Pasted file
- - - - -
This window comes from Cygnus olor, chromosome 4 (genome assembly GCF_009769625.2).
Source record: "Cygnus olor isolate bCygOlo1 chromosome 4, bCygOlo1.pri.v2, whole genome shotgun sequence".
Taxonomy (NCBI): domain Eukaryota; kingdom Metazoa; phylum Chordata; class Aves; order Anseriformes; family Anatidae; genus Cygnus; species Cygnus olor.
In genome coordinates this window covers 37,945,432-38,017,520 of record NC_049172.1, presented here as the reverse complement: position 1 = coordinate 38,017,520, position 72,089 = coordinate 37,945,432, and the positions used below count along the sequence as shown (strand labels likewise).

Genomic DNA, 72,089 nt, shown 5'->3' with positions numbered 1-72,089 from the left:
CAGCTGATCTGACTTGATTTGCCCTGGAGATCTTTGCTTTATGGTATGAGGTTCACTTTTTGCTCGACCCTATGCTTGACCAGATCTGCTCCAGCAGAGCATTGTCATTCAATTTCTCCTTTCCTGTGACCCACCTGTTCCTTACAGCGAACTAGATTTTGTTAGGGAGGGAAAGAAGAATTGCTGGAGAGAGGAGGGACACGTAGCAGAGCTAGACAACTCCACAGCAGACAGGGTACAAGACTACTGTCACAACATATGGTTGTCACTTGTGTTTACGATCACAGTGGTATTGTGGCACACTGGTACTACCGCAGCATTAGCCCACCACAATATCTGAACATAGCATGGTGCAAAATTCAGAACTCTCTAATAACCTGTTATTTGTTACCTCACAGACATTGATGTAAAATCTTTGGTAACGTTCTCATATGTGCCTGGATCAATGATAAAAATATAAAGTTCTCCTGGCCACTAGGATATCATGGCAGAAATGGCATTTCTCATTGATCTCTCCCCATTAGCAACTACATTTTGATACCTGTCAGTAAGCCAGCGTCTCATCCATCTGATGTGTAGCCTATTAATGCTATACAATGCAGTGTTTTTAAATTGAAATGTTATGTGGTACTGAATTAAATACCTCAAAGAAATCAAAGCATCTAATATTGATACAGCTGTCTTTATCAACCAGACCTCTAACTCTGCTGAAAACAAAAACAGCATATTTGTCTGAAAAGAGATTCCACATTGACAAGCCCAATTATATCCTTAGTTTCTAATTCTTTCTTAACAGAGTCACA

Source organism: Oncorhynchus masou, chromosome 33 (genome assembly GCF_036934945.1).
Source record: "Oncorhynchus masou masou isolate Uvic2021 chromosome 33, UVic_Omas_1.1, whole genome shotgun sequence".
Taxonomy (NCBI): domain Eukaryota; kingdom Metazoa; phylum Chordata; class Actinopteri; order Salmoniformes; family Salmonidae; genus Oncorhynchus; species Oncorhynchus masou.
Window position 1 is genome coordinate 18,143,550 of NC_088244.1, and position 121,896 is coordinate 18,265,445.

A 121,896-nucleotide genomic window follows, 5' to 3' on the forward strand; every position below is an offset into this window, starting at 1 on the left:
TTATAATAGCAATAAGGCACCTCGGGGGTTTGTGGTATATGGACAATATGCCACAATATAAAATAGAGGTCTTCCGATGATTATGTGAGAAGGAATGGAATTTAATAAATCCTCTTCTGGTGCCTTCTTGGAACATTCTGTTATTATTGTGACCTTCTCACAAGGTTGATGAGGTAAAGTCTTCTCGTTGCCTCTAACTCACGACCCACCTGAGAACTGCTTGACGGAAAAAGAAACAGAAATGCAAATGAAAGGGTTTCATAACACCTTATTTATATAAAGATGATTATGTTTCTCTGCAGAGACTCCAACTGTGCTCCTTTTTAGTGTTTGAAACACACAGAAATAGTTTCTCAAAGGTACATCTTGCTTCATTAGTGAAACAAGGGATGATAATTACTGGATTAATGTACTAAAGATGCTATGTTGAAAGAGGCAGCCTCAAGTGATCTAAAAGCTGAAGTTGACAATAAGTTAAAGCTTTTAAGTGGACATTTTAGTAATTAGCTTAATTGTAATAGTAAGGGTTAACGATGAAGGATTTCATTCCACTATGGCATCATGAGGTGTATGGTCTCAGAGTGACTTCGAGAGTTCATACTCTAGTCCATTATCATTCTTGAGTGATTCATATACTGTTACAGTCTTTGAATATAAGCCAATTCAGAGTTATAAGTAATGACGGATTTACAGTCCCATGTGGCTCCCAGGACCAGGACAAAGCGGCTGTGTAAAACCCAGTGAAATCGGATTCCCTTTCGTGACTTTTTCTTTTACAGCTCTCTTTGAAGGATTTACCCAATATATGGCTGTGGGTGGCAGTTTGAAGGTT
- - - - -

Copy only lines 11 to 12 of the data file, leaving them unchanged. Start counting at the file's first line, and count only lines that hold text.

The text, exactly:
A 121,896-nucleotide genomic window follows, 5' to 3' on the forward strand; every position below is an offset into this window, starting at 1 on the left:
TTATAATAGCAATAAGGCACCTCGGGGGTTTGTGGTATATGGACAATATGCCACAATATAAAATAGAGGTCTTCCGATGATTATGTGAGAAGGAATGGAATTTAATAAATCCTCTTCTGGTGCCTTCTTGGAACATTCTGTTATTATTGTGACCTTCTCACAAGGTTGATGAGGTAAAGTCTTCTCGTTGCCTCTAACTCACGACCCACCTGAGAACTGCTTGACGGAAAAAGAAACAGAAATGCAAATGAAAGGGTTTCATAACACCTTATTTATATAAAGATGATTATGTTTCTCTGCAGAGACTCCAACTGTGCTCCTTTTTAGTGTTTGAAACACACAGAAATAGTTTCTCAAAGGTACATCTTGCTTCATTAGTGAAACAAGGGATGATAATTACTGGATTAATGTACTAAAGATGCTATGTTGAAAGAGGCAGCCTCAAGTGATCTAAAAGCTGAAGTTGACAATAAGTTAAAGCTTTTAAGTGGACATTTTAGTAATTAGCTTAATTGTAATAGTAAGGGTTAACGATGAAGGATTTCATTCCACTATGGCATCATGAGGTGTATGGTCTCAGAGTGACTTCGAGAGTTCATACTCTAGTCCATTATCATTCTTGAGTGATTCATATACTGTTACAGTCTTTGAATATAAGCCAATTCAGAGTTATAAGTAATGACGGATTTACAGTCCCATGTGGCTCCCAGGACCAGGACAAAGCGGCTGTGTAAAACCCAGTGAAATCGGATTCCCTTTCGTGACTTTTTCTTTTACAGCTCTCTTTGAAGGATTTACCCAATATATGGCTGTGGGTGGCAGTTTGAAGGTT